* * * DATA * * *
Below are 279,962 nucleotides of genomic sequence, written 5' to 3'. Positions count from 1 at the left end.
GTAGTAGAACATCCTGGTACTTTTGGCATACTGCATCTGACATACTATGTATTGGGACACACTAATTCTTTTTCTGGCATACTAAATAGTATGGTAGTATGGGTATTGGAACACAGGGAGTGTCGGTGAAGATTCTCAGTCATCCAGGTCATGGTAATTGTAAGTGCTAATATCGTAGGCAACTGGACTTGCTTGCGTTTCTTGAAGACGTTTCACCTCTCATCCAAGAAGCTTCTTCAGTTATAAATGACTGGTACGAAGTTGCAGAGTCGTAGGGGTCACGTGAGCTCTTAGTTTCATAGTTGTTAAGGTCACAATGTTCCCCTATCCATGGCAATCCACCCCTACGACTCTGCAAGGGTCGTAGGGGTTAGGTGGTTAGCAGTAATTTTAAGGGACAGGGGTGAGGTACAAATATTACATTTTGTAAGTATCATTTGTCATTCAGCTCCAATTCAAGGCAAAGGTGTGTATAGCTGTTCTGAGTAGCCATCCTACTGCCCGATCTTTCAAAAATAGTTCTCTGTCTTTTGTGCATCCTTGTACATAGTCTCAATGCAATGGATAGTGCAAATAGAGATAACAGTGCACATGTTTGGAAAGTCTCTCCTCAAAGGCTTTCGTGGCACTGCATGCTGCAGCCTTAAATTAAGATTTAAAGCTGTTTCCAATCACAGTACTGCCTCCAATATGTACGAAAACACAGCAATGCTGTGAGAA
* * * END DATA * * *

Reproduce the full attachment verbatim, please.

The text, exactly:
Below are 279,962 nucleotides of genomic sequence, written 5' to 3'. Positions count from 1 at the left end.
GTAGTAGAACATCCTGGTACTTTTGGCATACTGCATCTGACATACTATGTATTGGGACACACTAATTCTTTTTCTGGCATACTAAATAGTATGGTAGTATGGGTATTGGAACACAGGGAGTGTCGGTGAAGATTCTCAGTCATCCAGGTCATGGTAATTGTAAGTGCTAATATCGTAGGCAACTGGACTTGCTTGCGTTTCTTGAAGACGTTTCACCTCTCATCCAAGAAGCTTCTTCAGTTATAAATGACTGGTACGAAGTTGCAGAGTCGTAGGGGTCACGTGAGCTCTTAGTTTCATAGTTGTTAAGGTCACAATGTTCCCCTATCCATGGCAATCCACCCCTACGACTCTGCAAGGGTCGTAGGGGTTAGGTGGTTAGCAGTAATTTTAAGGGACAGGGGTGAGGTACAAATATTACATTTTGTAAGTATCATTTGTCATTCAGCTCCAATTCAAGGCAAAGGTGTGTATAGCTGTTCTGAGTAGCCATCCTACTGCCCGATCTTTCAAAAATAGTTCTCTGTCTTTTGTGCATCCTTGTACATAGTCTCAATGCAATGGATAGTGCAAATAGAGATAACAGTGCACATGTTTGGAAAGTCTCTCCTCAAAGGCTTTCGTGGCACTGCATGCTGCAGCCTTAAATTAAGATTTAAAGCTGTTTCCAATCACAGTACTGCCTCCAATATGTACGAAAACACAGCAATGCTGTGAGAA